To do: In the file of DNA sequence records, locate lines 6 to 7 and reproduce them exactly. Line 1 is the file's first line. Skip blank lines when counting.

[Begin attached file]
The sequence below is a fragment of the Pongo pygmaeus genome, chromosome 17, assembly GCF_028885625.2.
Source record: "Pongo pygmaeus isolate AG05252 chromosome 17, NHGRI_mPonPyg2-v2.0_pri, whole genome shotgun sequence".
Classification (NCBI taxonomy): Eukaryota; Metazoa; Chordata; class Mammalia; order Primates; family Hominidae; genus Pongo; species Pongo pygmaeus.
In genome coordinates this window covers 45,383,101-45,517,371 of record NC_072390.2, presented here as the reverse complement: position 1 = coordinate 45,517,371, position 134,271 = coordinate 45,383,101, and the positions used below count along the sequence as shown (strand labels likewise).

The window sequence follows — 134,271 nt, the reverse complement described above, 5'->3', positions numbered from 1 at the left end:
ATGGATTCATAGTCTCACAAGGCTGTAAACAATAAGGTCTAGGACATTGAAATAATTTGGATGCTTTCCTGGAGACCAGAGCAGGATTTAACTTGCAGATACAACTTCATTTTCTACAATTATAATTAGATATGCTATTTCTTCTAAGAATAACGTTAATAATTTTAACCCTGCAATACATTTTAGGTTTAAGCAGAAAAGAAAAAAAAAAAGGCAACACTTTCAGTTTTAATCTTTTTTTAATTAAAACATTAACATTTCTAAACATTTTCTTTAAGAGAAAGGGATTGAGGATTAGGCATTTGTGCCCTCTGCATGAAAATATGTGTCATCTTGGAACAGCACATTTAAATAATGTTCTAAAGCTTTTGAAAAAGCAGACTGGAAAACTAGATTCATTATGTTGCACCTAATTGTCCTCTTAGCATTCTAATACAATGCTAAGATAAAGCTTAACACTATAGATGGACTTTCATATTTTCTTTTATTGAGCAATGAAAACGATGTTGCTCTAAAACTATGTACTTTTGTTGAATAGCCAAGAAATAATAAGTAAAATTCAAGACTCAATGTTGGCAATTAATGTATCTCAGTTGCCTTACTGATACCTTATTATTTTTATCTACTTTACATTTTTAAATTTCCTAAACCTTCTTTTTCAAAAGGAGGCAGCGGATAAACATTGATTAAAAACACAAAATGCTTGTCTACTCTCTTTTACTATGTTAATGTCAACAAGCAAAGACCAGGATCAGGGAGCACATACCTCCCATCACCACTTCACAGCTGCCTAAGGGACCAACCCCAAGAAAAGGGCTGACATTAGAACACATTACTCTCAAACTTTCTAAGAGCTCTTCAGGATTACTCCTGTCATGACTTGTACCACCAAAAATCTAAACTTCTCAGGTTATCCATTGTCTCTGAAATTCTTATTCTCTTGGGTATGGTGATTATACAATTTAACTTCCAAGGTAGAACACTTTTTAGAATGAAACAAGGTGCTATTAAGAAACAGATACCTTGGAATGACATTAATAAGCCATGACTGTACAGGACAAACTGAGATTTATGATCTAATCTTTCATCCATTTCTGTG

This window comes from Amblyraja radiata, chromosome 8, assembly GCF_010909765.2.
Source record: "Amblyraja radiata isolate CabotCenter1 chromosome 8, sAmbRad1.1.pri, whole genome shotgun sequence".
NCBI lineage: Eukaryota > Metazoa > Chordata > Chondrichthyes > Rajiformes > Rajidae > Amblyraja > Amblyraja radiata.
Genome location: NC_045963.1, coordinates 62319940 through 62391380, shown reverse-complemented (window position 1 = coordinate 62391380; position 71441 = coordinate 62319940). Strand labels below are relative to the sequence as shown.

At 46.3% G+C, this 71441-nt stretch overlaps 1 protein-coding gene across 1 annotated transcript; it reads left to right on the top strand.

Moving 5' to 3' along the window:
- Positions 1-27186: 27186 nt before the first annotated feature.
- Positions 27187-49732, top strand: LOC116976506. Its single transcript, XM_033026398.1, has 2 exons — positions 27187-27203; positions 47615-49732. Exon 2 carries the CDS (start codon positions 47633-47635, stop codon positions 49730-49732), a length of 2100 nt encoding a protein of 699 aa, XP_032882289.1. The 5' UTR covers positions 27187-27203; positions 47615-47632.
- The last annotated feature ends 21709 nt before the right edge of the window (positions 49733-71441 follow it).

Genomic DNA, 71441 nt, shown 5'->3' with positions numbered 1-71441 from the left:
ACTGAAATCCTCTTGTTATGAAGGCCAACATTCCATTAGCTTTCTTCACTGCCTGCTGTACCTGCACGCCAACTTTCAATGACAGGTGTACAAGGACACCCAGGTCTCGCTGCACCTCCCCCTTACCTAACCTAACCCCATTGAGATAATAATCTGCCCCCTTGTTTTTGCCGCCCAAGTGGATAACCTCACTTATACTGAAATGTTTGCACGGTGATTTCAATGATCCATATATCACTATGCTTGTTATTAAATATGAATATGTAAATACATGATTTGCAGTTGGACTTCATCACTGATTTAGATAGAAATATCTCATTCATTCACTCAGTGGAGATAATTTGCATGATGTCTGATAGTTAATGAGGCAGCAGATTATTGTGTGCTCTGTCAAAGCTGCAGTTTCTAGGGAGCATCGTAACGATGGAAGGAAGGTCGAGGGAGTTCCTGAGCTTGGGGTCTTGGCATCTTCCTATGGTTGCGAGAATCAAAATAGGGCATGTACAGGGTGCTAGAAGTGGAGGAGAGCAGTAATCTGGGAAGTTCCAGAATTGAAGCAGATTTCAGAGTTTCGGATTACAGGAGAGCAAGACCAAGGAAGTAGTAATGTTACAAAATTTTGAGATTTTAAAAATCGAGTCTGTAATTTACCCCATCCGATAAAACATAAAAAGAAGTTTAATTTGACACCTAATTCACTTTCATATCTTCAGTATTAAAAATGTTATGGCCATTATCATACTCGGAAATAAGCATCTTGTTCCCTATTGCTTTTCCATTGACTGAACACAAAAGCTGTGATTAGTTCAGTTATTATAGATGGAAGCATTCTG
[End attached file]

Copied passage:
ATGGATTCATAGTCTCACAAGGCTGTAAACAATAAGGTCTAGGACATTGAAATAATTTGGATGCTTTCCTGGAGACCAGAGCAGGATTTAACTTGCAGATACAACTTCATTTTCTACAATTATAATTAGATATGCTATTTCTTCTAAGAATAACGTTAATAATTTTAACCCTGCAATACATTTTAGGTTTAAGCAGAAAAGAAAAAAAAAAAGGCAACACTTTCAGTTTTAATCTTTTTTTAATTAAAACATTAACATTTCTAAACATTTTCTTTAAGAGAAAGGGATTGAGGATTAGGCATTTGTGCCCTCTGCATGAAAATATGTGTCATCTTGGAACAGCACATTTAAATAATGTTCTAAAGCTTTTGAAAAAGCAGACTGGAAAACTAGATTCATTATGTTGCACCTAATTGTCCTCTTAGCATTCTAATACAATGCTAAGATAAAGCTTAACACTATAGATGGACTTTCATATTTTCTTTTATTGAGCAATGAAAACGATGTTGCTCTAAAACTATGTACTTTTGTTGAATAGCCAAGAAATAATAAGTAAAATTCAAGACTCAATGTTGGCAATTAATGTATCTCAGTTGCCTTACTGATACCTTATTATTTTTATCTACTTTACATTTTTAAATTTCCTAAACCTTCTTTTTCAAAAGGAGGCAGCGGATAAACATTGATTAAAAACACAAAATGCTTGTCTACTCTCTTTTACTATGTTAATGTCAACAAGCAAAGACCAGGATCAGGGAGCACATACCTCCCATCACCACTTCACAGCTGCCTAAGGGACCAACCCCAAGAAAAGGGCTGACATTAGAACACATTACTCTCAAACTTTCTAAGAGCTCTTCAGGATTACTCCTGTCATGACTTGTACCACCAAAAATCTAAACTTCTCAGGTTATCCATTGTCTCTGAAATTCTTATTCTCTTGGGTATGGTGATTATACAATTTAACTTCCAAGGTAGAACACTTTTTAGAATGAAACAAGGTGCTATTAAGAAACAGATACCTTGGAATGACATTAATAAGCCATGACTGTACAGGACAAACTGAGATTTATGATCTAATCTTTCATCCATTTCTGTG

This window comes from Amblyraja radiata, chromosome 8, assembly GCF_010909765.2.